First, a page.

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Plantain (Musa spp. AAB) bunch yield and root health response to combinations of physical, thermal and chemical sucker sanitation measures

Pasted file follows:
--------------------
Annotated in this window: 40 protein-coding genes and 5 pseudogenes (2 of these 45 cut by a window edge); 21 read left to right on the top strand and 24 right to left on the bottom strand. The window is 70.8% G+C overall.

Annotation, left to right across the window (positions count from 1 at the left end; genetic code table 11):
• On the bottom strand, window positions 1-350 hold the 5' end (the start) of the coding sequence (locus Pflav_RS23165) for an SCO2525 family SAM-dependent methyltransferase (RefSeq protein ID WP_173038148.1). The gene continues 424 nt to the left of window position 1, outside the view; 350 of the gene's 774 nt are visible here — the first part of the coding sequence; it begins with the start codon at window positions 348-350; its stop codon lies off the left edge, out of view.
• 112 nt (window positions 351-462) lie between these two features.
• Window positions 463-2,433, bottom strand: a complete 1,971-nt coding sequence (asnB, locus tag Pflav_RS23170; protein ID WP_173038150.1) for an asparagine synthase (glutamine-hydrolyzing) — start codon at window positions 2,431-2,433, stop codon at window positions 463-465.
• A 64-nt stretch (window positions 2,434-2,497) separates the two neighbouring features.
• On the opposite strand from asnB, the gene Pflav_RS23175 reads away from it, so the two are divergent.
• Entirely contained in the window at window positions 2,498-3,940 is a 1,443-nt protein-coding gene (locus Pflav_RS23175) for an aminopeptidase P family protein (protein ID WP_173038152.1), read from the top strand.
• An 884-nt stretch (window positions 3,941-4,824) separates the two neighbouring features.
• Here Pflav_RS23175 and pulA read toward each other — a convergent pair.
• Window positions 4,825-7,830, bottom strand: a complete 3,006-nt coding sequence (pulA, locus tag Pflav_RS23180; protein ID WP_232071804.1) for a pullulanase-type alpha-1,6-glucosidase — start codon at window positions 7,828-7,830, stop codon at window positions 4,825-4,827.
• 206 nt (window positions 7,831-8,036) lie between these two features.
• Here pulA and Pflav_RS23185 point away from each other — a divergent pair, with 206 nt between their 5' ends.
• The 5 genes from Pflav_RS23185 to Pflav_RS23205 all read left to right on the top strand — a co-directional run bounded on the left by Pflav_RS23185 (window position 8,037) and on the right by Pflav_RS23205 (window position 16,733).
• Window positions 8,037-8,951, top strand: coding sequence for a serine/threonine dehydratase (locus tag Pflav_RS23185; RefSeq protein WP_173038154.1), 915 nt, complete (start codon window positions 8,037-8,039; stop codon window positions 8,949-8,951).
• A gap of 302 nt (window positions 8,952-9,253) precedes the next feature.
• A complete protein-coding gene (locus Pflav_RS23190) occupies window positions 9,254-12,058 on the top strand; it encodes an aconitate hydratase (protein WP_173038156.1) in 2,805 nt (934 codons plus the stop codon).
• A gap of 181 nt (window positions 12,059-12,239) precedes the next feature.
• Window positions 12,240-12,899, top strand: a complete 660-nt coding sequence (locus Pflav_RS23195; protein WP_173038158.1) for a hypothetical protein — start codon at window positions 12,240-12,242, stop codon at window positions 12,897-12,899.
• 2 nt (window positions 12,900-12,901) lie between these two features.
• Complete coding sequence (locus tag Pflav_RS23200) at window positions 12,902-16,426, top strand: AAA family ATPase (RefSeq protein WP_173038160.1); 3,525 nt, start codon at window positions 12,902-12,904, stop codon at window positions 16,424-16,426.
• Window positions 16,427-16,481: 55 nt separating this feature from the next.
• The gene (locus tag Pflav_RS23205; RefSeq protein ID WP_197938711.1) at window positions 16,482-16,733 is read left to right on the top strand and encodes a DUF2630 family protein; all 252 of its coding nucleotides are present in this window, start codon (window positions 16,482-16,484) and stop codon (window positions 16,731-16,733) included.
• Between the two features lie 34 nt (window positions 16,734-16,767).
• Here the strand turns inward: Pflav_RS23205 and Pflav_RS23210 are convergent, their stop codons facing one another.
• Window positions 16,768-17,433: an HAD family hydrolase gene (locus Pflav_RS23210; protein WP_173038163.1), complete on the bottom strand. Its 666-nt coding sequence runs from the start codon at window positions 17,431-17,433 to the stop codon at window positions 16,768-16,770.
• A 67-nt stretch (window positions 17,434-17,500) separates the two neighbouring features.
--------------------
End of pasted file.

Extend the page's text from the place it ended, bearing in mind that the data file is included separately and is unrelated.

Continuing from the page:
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Plantain is an important staple food in West and Central Africa and the Congo Basin. The crop is largely grown in extensive 'slash and burn' systems, drawing heavily on the natural resource base, but is low-yielding due to its high susceptibility to a complex of root and corm pests and diseases. Farmers are unaware of nematodes, fungi and banana weevil eggs, and therefore practise virtually no pest or disease control. This study evaluated the effects on plantain bunch yield of factorial combinations of a simple physical sanitation method, paring, followed by five different treatments (control, ash-coating, hot-water treatment, boiling-water treatment and application of the nematicide carbofuran). Paring reduced plantain establishment. It had no effect on fresh bunch yield but reduced uprooting and improved root health status. Without prior paring, bunch yields after the traditional ash-coating (5.7 tonnes ha-1) and nematicide application (6.3 tonnes ha-1) were not significantly different from the control (4.6 tonnes ha-1). Hot-water treatment (12.0 tonnes ha-1) and boiling-water treatment (14.2 tonnes ha-1) increased yield significantly. Boiling-water-treated plantain attained 90 % of the total yield earlier than any other treatment. Yield losses were mainly caused by pseudostem break, whereas uprooting resulted in only minor losses. Yield losses in this study could not be attributed to a particular group of pests or diseases but to all factors contributing to water deficiency which lead to the low turgor that permitted pseudostem break. Root health parameters were positively related to bunch yield and to bunch mass per producing plant. Owing to its simplicity, flexibility, low cost, accelerated production, and absence of negative environmental effects, boiling-water treatment was the most labour-efficient and profitable sucker-sanitising method.